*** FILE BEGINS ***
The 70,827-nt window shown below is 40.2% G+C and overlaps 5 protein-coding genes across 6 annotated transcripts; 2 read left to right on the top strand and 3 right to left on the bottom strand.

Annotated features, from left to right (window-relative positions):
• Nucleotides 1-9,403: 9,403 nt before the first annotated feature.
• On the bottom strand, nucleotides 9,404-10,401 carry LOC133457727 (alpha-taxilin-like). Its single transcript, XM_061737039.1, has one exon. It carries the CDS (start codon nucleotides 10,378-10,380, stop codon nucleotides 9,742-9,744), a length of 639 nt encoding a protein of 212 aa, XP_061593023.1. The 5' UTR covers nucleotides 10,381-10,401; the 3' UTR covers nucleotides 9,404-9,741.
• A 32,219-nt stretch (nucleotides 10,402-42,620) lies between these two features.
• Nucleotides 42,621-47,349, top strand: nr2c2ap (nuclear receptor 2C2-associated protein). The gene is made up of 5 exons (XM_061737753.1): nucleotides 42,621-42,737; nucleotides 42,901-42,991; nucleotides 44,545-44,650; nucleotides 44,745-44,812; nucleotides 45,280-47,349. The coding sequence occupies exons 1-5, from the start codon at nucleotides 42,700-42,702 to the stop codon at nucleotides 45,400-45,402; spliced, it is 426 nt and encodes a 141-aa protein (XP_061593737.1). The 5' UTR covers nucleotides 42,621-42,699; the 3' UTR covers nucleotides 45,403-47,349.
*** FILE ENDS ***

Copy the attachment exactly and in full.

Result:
The 70,827-nt window shown below is 40.2% G+C and overlaps 5 protein-coding genes across 6 annotated transcripts; 2 read left to right on the top strand and 3 right to left on the bottom strand.

Annotated features, from left to right (window-relative positions):
• Nucleotides 1-9,403: 9,403 nt before the first annotated feature.
• On the bottom strand, nucleotides 9,404-10,401 carry LOC133457727 (alpha-taxilin-like). Its single transcript, XM_061737039.1, has one exon. It carries the CDS (start codon nucleotides 10,378-10,380, stop codon nucleotides 9,742-9,744), a length of 639 nt encoding a protein of 212 aa, XP_061593023.1. The 5' UTR covers nucleotides 10,381-10,401; the 3' UTR covers nucleotides 9,404-9,741.
• A 32,219-nt stretch (nucleotides 10,402-42,620) lies between these two features.
• Nucleotides 42,621-47,349, top strand: nr2c2ap (nuclear receptor 2C2-associated protein). The gene is made up of 5 exons (XM_061737753.1): nucleotides 42,621-42,737; nucleotides 42,901-42,991; nucleotides 44,545-44,650; nucleotides 44,745-44,812; nucleotides 45,280-47,349. The coding sequence occupies exons 1-5, from the start codon at nucleotides 42,700-42,702 to the stop codon at nucleotides 45,400-45,402; spliced, it is 426 nt and encodes a 141-aa protein (XP_061593737.1). The 5' UTR covers nucleotides 42,621-42,699; the 3' UTR covers nucleotides 45,403-47,349.